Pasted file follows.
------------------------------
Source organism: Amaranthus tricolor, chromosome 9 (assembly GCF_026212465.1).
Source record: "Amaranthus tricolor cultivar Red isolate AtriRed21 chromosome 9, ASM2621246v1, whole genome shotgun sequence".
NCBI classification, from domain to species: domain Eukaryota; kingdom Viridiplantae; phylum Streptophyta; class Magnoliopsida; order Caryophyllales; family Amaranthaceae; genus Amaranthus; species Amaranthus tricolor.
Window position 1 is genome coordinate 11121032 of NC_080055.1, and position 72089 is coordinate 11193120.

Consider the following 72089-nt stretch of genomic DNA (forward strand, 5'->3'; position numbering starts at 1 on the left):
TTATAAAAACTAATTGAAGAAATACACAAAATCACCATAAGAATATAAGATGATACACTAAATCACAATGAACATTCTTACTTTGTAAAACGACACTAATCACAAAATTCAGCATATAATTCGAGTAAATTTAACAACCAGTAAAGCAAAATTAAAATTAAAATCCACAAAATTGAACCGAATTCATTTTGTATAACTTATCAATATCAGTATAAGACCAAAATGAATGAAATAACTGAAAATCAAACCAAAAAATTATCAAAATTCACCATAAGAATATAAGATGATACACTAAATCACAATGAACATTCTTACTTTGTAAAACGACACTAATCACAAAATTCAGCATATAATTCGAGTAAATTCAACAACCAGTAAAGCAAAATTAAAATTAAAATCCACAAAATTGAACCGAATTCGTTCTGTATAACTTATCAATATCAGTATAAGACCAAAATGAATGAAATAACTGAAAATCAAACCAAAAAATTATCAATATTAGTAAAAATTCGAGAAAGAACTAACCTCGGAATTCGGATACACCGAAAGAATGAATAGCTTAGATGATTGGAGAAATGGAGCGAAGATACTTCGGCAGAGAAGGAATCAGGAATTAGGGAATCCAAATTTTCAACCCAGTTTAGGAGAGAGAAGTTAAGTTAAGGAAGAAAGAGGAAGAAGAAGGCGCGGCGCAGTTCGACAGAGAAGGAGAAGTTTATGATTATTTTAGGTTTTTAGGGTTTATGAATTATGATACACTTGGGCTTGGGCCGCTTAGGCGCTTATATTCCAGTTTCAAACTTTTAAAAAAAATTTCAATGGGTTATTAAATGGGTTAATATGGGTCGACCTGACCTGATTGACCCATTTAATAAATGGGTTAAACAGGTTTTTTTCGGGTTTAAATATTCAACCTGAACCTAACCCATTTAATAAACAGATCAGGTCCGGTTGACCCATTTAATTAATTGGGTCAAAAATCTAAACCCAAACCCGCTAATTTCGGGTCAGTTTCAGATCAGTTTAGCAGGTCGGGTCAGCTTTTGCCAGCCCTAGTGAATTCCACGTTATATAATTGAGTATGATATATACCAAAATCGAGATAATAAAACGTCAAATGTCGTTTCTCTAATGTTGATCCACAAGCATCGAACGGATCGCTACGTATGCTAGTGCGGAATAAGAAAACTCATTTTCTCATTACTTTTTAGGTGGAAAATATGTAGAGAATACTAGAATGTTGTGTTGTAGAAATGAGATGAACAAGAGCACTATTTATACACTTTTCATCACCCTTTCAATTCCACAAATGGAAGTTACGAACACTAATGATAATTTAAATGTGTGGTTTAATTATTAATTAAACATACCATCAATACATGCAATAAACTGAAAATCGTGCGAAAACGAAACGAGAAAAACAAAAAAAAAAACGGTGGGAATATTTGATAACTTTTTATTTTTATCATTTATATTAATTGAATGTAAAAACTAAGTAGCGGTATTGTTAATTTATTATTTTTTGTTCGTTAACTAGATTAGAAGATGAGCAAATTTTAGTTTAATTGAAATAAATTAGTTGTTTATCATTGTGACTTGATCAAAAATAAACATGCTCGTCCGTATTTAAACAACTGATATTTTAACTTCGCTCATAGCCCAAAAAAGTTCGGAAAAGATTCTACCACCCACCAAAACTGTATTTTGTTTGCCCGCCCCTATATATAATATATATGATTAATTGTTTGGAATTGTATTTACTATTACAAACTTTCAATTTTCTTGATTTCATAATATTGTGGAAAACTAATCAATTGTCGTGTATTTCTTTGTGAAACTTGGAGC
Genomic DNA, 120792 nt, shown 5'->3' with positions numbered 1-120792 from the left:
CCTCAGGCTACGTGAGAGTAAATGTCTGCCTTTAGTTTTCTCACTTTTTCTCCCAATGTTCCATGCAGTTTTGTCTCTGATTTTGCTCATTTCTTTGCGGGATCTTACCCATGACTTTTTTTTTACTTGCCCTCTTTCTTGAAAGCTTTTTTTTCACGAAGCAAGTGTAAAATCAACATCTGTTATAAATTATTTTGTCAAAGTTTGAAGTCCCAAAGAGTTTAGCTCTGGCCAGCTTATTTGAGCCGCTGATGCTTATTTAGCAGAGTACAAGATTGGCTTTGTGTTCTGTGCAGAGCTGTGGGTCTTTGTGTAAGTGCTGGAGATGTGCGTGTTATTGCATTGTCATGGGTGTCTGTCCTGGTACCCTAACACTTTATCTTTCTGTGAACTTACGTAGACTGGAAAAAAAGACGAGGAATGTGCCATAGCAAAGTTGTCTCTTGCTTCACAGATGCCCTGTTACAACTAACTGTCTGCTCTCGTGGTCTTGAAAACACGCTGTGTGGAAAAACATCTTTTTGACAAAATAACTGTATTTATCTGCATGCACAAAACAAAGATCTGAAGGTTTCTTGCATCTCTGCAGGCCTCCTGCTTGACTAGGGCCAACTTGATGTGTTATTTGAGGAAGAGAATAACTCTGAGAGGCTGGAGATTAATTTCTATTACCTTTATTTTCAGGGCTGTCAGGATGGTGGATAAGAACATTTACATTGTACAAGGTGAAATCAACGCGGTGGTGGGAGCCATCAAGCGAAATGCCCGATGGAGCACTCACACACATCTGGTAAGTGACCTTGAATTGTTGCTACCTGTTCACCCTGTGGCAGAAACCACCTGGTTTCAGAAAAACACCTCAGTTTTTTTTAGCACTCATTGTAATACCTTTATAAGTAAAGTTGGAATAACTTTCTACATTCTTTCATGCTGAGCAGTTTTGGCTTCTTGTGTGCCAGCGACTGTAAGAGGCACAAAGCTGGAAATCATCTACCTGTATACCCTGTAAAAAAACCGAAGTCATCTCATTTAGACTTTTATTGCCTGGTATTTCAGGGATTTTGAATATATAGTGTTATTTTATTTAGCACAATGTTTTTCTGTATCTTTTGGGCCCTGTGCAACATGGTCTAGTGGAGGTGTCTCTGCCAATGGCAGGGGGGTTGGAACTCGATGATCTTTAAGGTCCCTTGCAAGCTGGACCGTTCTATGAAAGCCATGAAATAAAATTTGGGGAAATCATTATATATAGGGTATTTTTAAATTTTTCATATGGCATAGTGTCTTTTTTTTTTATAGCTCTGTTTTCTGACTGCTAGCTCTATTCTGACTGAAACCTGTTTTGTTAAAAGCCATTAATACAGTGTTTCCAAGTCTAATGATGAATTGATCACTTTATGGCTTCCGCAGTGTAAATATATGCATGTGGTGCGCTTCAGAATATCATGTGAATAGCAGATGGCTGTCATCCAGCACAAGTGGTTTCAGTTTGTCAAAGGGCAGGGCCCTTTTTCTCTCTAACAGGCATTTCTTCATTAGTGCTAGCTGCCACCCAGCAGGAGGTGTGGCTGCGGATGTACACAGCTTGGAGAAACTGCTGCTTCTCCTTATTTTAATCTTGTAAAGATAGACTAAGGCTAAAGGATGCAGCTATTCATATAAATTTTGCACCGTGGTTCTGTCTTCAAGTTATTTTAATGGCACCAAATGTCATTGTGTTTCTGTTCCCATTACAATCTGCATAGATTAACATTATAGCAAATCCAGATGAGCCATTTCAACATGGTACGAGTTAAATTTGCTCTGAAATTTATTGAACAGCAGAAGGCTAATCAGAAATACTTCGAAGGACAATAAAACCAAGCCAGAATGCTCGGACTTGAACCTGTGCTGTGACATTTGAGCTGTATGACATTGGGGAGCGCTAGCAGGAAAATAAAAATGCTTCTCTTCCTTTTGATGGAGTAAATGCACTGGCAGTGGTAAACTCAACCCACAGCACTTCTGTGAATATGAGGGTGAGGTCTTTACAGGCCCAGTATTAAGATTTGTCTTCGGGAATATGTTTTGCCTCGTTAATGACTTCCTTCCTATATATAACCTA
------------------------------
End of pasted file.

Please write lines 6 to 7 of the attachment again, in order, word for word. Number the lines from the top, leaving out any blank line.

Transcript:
TTATAAAAACTAATTGAAGAAATACACAAAATCACCATAAGAATATAAGATGATACACTAAATCACAATGAACATTCTTACTTTGTAAAACGACACTAATCACAAAATTCAGCATATAATTCGAGTAAATTTAACAACCAGTAAAGCAAAATTAAAATTAAAATCCACAAAATTGAACCGAATTCATTTTGTATAACTTATCAATATCAGTATAAGACCAAAATGAATGAAATAACTGAAAATCAAACCAAAAAATTATCAAAATTCACCATAAGAATATAAGATGATACACTAAATCACAATGAACATTCTTACTTTGTAAAACGACACTAATCACAAAATTCAGCATATAATTCGAGTAAATTCAACAACCAGTAAAGCAAAATTAAAATTAAAATCCACAAAATTGAACCGAATTCGTTCTGTATAACTTATCAATATCAGTATAAGACCAAAATGAATGAAATAACTGAAAATCAAACCAAAAAATTATCAATATTAGTAAAAATTCGAGAAAGAACTAACCTCGGAATTCGGATACACCGAAAGAATGAATAGCTTAGATGATTGGAGAAATGGAGCGAAGATACTTCGGCAGAGAAGGAATCAGGAATTAGGGAATCCAAATTTTCAACCCAGTTTAGGAGAGAGAAGTTAAGTTAAGGAAGAAAGAGGAAGAAGAAGGCGCGGCGCAGTTCGACAGAGAAGGAGAAGTTTATGATTATTTTAGGTTTTTAGGGTTTATGAATTATGATACACTTGGGCTTGGGCCGCTTAGGCGCTTATATTCCAGTTTCAAACTTTTAAAAAAAATTTCAATGGGTTATTAAATGGGTTAATATGGGTCGACCTGACCTGATTGACCCATTTAATAAATGGGTTAAACAGGTTTTTTTCGGGTTTAAATATTCAACCTGAACCTAACCCATTTAATAAACAGATCAGGTCCGGTTGACCCATTTAATTAATTGGGTCAAAAATCTAAACCCAAACCCGCTAATTTCGGGTCAGTTTCAGATCAGTTTAGCAGGTCGGGTCAGCTTTTGCCAGCCCTAGTGAATTCCACGTTATATAATTGAGTATGATATATACCAAAATCGAGATAATAAAACGTCAAATGTCGTTTCTCTAATGTTGATCCACAAGCATCGAACGGATCGCTACGTATGCTAGTGCGGAATAAGAAAACTCATTTTCTCATTACTTTTTAGGTGGAAAATATGTAGAGAATACTAGAATGTTGTGTTGTAGAAATGAGATGAACAAGAGCACTATTTATACACTTTTCATCACCCTTTCAATTCCACAAATGGAAGTTACGAACACTAATGATAATTTAAATGTGTGGTTTAATTATTAATTAAACATACCATCAATACATGCAATAAACTGAAAATCGTGCGAAAACGAAACGAGAAAAACAAAAAAAAAAACGGTGGGAATATTTGATAACTTTTTATTTTTATCATTTATATTAATTGAATGTAAAAACTAAGTAGCGGTATTGTTAATTTATTATTTTTTGTTCGTTAACTAGATTAGAAGATGAGCAAATTTTAGTTTAATTGAAATAAATTAGTTGTTTATCATTGTGACTTGATCAAAAATAAACATGCTCGTCCGTATTTAAACAACTGATATTTTAACTTCGCTCATAGCCCAAAAAAGTTCGGAAAAGATTCTACCACCCACCAAAACTGTATTTTGTTTGCCCGCCCCTATATATAATATATATGATTAATTGTTTGGAATTGTATTTACTATTACAAACTTTCAATTTTCTTGATTTCATAATATTGTGGAAAACTAATCAATTGTCGTGTATTTCTTTGTGAAACTTGGAGC
Genomic DNA, 120792 nt, shown 5'->3' with positions numbered 1-120792 from the left: